Remember when Clinton’s ‘It’s the Economy, Stupid!’ slogan seemed to tick a lot of boxes when it came to planning successful election strategy over here? Now that in Scotland the word “economy” in that sentence could be interchangeable with “constitution” or even “trust”, things have become a little less certain. The consequences of that shift were ever more apparent this week.
Jim Murphy and Gordon Brown sought to grasp the initiative on Monday, announcing a fresh raft of devolution commitments to allow the Scottish Parliament to top up welfare, control housing benefit and give councils levers from the Work Programme (dubbed ‘Vow Plus’ to us let know they’re serious this time?). Yet before he knew it Brown was back at Westminster decrying an alternative vision for devolved responsibility – William Hague’s plans to hand a veto to English MPs on English Laws – as “the fuse which ultimately blows the Union apart”.
A core problem for Murphy and Brown is that not enough voters are listening and the evidence suggests that those who do are becoming less and less inclined to trust the Labour case. Certainly that has been the message from newspaper polls in recent times, apparently confirmed by Lord Ashcroft’s comprehensive survey of 1,000 voters in each of 16 SNP target seats, primarily situated in traditional Glasgow Labour – as well as Lib Dem – heartlands.
Ashcroft’s analysis saw the SNP ahead in fifteen of the sixteen seats, with big-hitters like Douglas Alexander, Margaret Curran, Anas Sarwar and Danny Alexander collectively prompted to watch stellar political lives flash before their eyes. In the Labour-held constituencies the overall swing to the SNP was a whopping 25.4 per cent, while Ashcroft predicts that across Scotland on 7 May, Labour would lose 35 of its 41 seats.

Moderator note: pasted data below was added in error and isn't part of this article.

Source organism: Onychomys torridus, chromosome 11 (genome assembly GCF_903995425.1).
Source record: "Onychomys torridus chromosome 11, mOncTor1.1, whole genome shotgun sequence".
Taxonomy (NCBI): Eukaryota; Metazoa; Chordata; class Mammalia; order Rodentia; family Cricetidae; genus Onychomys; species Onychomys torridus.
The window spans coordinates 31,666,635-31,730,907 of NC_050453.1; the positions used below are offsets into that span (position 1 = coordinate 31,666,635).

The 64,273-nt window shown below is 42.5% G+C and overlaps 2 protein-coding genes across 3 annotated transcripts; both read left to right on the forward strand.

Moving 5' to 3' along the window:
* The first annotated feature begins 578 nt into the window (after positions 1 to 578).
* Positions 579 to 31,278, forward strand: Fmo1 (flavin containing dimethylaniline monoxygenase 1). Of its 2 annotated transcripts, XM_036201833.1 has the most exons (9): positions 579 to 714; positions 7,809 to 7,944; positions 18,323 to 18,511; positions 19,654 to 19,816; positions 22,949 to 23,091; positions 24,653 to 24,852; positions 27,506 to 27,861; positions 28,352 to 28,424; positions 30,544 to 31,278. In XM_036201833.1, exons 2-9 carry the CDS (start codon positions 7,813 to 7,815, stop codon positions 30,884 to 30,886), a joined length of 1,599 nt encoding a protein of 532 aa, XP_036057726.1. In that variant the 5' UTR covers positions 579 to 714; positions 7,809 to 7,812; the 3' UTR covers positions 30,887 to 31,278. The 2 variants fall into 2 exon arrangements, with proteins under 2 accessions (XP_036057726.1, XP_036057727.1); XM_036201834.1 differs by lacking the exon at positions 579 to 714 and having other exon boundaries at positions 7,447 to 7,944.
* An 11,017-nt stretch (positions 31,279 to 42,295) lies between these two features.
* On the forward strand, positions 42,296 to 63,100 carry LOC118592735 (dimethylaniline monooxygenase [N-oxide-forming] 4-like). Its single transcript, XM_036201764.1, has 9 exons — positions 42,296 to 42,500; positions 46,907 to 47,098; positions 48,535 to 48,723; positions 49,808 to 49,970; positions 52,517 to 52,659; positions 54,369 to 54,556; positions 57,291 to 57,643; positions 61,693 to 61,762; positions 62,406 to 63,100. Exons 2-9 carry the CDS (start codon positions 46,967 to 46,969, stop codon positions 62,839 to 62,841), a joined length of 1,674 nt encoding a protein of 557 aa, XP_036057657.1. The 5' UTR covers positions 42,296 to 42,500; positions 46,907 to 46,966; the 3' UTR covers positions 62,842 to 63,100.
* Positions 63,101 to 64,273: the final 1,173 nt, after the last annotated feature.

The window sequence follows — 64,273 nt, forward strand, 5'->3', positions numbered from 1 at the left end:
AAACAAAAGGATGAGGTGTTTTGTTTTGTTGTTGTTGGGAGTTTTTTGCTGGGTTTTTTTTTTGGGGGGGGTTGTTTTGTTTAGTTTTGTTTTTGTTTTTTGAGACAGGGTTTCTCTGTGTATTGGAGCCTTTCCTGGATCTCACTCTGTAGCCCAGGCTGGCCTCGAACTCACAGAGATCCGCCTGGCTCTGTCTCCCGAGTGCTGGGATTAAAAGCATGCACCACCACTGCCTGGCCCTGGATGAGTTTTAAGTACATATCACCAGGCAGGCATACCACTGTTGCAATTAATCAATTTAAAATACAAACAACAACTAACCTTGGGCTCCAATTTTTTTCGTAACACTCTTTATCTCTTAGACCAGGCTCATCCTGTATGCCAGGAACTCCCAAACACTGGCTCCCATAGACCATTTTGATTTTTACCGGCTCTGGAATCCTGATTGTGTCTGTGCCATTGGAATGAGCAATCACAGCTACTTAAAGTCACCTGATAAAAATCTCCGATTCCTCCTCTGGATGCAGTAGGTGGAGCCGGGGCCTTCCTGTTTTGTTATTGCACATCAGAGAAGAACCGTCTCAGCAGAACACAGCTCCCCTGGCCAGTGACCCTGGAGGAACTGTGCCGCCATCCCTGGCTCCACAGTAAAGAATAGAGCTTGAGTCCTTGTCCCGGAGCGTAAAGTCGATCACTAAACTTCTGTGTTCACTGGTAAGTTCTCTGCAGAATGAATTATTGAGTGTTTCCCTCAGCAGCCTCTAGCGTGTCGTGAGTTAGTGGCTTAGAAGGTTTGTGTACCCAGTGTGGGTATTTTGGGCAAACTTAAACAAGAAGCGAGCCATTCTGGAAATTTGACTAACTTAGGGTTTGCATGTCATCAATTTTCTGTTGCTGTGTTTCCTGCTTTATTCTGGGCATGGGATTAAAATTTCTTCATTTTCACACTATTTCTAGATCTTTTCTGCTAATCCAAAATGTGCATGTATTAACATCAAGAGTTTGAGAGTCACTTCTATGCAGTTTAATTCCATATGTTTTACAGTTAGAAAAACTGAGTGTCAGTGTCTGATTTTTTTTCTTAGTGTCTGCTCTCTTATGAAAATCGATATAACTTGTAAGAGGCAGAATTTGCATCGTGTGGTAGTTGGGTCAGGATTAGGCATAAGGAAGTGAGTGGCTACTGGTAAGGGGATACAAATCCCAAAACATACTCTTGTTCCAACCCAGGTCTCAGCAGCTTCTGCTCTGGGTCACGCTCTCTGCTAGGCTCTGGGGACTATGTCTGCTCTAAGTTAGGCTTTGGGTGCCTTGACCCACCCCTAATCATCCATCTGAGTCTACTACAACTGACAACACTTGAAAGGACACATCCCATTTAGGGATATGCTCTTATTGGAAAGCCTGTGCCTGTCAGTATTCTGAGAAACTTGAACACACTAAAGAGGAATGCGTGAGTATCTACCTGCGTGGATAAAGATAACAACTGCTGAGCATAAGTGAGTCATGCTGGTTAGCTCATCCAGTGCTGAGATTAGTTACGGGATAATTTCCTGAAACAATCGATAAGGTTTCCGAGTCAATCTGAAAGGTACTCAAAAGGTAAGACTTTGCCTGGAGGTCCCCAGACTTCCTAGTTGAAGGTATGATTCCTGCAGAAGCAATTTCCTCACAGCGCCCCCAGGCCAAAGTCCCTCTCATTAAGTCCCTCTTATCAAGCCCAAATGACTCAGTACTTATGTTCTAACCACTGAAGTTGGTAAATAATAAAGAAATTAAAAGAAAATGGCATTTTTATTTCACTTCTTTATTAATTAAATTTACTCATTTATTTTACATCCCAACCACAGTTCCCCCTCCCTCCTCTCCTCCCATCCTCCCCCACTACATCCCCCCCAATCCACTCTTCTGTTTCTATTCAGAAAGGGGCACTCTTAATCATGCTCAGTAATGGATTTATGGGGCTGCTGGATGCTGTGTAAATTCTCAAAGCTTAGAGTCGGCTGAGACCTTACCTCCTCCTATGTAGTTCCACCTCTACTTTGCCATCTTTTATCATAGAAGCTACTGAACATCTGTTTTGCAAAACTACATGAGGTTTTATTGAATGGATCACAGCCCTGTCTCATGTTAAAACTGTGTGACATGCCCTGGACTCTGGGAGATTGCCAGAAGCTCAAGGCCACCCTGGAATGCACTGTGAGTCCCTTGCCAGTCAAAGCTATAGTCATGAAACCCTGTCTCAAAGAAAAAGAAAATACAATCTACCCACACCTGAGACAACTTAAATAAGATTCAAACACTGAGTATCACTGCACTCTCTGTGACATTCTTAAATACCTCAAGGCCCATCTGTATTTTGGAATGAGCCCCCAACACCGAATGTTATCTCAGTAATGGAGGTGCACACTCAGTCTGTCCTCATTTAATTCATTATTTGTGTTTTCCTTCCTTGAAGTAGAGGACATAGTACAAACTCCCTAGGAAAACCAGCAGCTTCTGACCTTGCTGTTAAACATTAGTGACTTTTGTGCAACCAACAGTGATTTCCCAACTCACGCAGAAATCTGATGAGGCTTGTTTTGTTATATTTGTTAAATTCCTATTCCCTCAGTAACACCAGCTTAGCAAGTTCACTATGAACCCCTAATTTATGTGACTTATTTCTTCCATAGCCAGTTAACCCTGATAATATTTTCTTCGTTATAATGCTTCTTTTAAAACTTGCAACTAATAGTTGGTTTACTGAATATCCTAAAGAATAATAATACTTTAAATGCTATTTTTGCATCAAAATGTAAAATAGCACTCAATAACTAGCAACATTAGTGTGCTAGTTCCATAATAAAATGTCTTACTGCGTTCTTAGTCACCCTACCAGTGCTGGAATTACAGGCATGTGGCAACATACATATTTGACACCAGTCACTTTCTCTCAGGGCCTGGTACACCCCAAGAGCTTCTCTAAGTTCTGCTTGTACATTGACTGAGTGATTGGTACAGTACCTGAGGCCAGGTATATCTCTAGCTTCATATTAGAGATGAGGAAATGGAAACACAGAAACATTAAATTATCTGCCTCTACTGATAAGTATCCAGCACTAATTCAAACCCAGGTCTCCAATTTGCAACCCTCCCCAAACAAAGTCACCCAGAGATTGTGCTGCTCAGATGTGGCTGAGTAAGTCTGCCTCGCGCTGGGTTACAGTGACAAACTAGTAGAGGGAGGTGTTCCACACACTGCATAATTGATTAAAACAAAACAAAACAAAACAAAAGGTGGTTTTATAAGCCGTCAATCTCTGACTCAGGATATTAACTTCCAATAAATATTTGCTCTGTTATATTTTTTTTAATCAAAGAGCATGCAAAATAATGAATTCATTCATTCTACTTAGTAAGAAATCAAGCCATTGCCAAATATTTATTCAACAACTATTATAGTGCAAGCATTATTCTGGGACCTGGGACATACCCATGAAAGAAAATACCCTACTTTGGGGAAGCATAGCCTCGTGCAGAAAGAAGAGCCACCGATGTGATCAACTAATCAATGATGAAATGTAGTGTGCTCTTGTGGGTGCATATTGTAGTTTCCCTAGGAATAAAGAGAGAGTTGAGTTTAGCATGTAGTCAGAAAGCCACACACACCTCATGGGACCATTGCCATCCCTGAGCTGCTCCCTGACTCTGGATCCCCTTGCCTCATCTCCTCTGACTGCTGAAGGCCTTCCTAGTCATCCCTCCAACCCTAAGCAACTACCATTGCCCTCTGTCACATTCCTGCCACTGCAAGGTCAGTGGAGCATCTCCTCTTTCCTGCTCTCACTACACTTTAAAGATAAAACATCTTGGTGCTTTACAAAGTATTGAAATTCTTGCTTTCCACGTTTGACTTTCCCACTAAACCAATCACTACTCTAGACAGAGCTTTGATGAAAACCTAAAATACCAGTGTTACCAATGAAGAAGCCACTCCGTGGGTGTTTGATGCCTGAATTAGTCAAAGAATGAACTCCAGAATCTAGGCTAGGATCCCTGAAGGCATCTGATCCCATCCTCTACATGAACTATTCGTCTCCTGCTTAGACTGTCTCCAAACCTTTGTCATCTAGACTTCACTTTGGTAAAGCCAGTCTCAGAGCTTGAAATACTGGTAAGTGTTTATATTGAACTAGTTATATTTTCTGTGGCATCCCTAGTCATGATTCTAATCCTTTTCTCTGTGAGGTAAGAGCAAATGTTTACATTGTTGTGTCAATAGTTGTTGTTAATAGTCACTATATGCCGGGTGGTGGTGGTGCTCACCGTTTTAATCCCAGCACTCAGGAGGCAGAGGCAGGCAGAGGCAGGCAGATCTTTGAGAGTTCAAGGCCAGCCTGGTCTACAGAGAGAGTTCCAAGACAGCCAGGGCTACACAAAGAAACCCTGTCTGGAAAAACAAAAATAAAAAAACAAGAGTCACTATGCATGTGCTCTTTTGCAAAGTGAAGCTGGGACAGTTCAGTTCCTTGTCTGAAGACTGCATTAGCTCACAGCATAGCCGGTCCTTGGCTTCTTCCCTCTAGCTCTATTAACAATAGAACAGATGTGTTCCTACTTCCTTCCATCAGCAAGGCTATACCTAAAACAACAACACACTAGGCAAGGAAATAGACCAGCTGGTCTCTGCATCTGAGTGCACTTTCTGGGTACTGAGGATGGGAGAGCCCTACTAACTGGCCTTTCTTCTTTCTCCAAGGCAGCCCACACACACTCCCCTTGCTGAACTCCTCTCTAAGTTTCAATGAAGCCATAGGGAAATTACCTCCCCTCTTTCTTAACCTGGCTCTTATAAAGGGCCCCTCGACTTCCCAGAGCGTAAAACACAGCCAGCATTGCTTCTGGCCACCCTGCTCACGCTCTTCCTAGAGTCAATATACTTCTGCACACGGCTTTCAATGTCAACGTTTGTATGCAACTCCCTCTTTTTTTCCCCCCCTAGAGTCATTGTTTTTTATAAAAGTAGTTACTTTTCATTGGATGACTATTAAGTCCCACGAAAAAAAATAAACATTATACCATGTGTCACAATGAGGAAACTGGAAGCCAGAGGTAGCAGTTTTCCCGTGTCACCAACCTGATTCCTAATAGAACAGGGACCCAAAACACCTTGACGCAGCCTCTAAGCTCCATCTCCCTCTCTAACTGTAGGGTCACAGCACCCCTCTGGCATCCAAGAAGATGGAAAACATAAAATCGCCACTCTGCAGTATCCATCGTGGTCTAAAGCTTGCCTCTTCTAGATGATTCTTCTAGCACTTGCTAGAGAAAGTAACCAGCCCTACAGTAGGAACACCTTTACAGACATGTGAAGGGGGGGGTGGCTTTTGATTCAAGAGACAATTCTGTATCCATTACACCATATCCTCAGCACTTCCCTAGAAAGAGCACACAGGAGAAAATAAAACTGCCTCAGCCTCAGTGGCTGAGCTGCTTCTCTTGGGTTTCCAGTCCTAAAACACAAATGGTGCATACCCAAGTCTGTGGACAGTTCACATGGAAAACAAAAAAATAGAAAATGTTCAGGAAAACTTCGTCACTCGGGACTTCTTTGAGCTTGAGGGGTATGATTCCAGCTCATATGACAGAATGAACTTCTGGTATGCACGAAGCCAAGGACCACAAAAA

The thing is, while Labour’s promises on the constitution will never be enough in many constituencies that leant toward full independence last September, their UK-wide general election messages just aren’t doing them enough favours in Scotland. As a case in point, while Ed Miliband sees traction in “weaponising” the NHS, he does so in the wake of the SNP’s own success in mastering the same tactics ahead of the referendum last year.
So while Kezia Dugdale was able to deliver yet another assured performance on the Scottish Government’s handling of the NHS duringFirst Minister’s Questions on Thursday, she was battling against two countervailing factors. Not only has further Ashcroft polling shown that voters, on balance, remain prepared to trust the SNP on healthcare in spite of its setbacks; John Swinney had also just pledged an additional £127m for frontline NHS services to tackle many of its problems during the previous day’s stage 3 passage of the Budget Bill.
Jim Murphy has insisted that there is yet time to stop the slide and hold Labour’s seats. He may be right. After all, every ballot in Scotland these days carries the sense that past form matters not a jot and that predictive polls are there to be defied once the voting begins. That said, as this week showed, he has a lot to do in a very short time to reverse the slide.